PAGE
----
606 F.2d 800 (8th Cir. 1979), 78-1701, Goodman v. McDonnell Douglas Corp.
|Citation:||606 F.2d 800|
|Party Name:||William E. GOODMAN, Estel W. Dunn, Paul J. Hepperman, Stanley Walker, Ronald Caldwell, Ronald D. Williams, Wesley D. Lancaster, Michael T. Zoellner, Jimmy R. Hults, Michael W. Ashbaugh, Eugene K. Bartlett, Peter Bastas, Gary R. Bauer, Larry J. Beadle, Richard L. Beckemeyer, Danny E. Bell, Burlington I. Benson, Walter G. Blank, Roger F. Boenecke, Wa|
|Case Date:||October 01, 1979|
|Court:||United States Courts of Appeals, Court of Appeals for the Eighth Circuit|
Submitted June 12, 1979.
Michael J. Singer, Atty., App. Staff, Civ. Div., Dept. of Justice, Washington, D.C. (argued), Barbara Allen Babcock, Asst. Atty. Gen. and Robert E. Kopp, Washington, D.C., William H. Berger, Atty., U.S. Dept. of Labor, Atlanta, Ga., and Robert D. Kingsland, U.S. Atty., St. Louis, Mo., on brief, for appellants.
Thomas C. Walsh, Bryan Cave, McPheeters & McRoberts, St. Louis, Mo. (argued), Dennis C. Donnelly and Craig A. Newman, St. Louis, Mo., on brief, for appellee.
Before GIBSON, Chief Judge, and ROSS and HENLEY, Circuit Judges.
GIBSON, Chief Judge.
Appellants, ninety-eight veterans of the United States Armed Forces who are present or former employees of McDonnell Douglas Corporation, brought suit against McDonnell Douglas pursuant to 38 U.S.C. § 2021 Et seq. (Veterans' Reemployment Rights Act) to recover for alleged violation of their reemployment rights. On August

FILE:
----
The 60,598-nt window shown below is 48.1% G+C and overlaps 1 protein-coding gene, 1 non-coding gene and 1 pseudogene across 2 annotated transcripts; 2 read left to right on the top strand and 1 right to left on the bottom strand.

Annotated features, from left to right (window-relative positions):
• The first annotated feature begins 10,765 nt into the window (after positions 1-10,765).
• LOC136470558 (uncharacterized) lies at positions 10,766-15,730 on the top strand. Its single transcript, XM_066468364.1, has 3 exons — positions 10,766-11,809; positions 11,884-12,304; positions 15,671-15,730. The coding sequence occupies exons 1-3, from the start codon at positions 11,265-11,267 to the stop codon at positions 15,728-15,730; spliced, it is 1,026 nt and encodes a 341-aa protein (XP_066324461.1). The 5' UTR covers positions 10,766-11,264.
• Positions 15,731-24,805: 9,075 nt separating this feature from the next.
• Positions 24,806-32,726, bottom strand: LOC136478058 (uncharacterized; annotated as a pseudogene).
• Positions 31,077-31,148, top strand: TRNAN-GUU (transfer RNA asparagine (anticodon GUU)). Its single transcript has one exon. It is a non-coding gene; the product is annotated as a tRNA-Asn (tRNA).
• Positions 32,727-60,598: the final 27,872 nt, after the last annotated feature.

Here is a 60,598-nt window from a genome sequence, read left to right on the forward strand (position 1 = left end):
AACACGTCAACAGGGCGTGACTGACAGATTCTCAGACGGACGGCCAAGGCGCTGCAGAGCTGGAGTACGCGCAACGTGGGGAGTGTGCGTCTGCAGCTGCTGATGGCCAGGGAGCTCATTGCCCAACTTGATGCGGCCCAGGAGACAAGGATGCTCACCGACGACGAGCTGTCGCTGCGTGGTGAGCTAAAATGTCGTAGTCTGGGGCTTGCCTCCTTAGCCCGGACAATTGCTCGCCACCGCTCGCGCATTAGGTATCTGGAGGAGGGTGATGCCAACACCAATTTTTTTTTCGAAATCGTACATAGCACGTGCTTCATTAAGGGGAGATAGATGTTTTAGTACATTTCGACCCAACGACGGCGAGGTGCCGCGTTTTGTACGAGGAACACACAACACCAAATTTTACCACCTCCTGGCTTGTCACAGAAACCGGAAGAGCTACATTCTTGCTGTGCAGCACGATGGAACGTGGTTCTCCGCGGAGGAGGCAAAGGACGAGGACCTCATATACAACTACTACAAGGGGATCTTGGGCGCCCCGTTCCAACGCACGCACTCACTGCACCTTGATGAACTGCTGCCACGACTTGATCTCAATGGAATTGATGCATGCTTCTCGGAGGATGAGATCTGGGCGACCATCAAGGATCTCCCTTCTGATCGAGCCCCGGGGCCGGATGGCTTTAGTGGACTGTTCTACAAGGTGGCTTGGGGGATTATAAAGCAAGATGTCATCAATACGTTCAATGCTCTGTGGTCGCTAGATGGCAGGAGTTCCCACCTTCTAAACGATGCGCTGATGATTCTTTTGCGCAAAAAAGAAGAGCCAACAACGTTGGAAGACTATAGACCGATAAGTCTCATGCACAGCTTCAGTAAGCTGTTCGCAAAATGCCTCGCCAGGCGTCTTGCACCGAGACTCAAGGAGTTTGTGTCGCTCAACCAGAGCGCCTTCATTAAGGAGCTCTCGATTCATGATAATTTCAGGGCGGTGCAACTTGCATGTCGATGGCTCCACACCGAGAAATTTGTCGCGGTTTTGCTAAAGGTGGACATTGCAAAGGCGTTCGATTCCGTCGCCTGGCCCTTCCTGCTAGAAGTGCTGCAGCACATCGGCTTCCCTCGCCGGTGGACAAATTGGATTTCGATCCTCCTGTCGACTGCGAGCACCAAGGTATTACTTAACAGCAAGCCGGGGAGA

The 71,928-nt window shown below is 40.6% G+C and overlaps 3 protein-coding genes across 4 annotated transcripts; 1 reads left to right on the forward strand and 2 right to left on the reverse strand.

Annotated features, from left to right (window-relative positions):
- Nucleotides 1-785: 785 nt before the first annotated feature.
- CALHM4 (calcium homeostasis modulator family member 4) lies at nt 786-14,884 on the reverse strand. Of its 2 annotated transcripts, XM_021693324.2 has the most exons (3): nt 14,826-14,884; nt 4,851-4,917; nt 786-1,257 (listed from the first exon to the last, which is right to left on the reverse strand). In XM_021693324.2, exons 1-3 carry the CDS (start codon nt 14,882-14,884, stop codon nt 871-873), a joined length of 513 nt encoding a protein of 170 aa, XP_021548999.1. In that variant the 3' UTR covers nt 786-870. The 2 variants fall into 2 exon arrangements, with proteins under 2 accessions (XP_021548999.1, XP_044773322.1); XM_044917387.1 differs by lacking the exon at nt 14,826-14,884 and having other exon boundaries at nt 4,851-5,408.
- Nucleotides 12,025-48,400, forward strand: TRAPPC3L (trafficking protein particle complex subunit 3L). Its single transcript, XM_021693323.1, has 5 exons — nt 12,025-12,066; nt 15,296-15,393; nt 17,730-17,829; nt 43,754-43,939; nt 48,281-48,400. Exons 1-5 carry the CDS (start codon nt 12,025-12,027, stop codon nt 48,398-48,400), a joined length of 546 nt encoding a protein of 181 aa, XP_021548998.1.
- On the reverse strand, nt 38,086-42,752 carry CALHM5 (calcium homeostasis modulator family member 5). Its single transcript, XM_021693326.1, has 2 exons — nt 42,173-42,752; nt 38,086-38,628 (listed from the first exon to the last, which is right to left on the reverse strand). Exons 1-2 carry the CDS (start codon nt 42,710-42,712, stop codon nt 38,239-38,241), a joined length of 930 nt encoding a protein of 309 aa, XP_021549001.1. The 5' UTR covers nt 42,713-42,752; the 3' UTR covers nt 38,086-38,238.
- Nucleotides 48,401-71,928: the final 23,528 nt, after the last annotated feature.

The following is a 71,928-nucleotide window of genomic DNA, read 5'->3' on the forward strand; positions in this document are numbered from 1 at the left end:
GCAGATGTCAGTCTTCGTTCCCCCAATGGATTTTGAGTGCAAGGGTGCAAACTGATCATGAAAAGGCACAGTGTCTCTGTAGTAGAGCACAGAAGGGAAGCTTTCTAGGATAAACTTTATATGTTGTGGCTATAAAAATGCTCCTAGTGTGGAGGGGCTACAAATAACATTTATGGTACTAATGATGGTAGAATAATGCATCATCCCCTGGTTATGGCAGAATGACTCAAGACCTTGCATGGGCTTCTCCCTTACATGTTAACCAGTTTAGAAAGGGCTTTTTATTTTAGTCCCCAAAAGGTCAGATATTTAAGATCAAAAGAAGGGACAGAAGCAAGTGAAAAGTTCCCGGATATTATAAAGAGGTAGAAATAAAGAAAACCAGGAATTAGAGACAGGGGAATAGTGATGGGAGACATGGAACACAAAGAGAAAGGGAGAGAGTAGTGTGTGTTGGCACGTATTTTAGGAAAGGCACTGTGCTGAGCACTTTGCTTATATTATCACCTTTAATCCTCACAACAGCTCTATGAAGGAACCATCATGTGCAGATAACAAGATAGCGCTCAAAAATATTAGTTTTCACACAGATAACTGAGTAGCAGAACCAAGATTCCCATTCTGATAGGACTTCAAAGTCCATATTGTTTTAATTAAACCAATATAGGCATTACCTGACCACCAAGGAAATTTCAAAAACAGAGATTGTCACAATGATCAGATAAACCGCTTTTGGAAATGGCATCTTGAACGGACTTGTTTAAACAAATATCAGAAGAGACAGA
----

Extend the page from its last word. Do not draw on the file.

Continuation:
25, 1978, the District Court 1 denied appellants' motion for partial summary judgment 2 and granted appellee's motion to dismiss on the basis of laches. 3 The veterans appeal from the order dismissing their complaint with prejudice. Title 28 U.S.C., section 1291, vests this court with jurisdiction.
Each veteran left permanent employment with McDonnell Douglas to enter active duty with the armed services, was honorably discharged, and thereafter resumed employment with McDonnell Douglas. In reinstating the veterans, McDonnell Douglas followed its established policy.
McDonnell Douglas separates its employee operations into various job classifications. 4 Each job classification divides into three labor grades (3, 2, 1) and within each grade employees progress through a specific number of ten-week segments. After completing the progression through the ten-week segments, the employee enters a ten-week test period, after which he is evaluated to determine whether he is qualified for upgrading to the next grade. Because progression through the ten-week segments is automatic, McDonnell Douglas's employment policies provided that returning veterans should be reinstated at the top of the job grade and the classification in which they were employed at the time they left to enter military service, regardless of the number of ten-week segments within the grade that each veteran had completed prior to entering military service. Accordingly, upon reinstatement each veteran immediately entered the ten-week test period.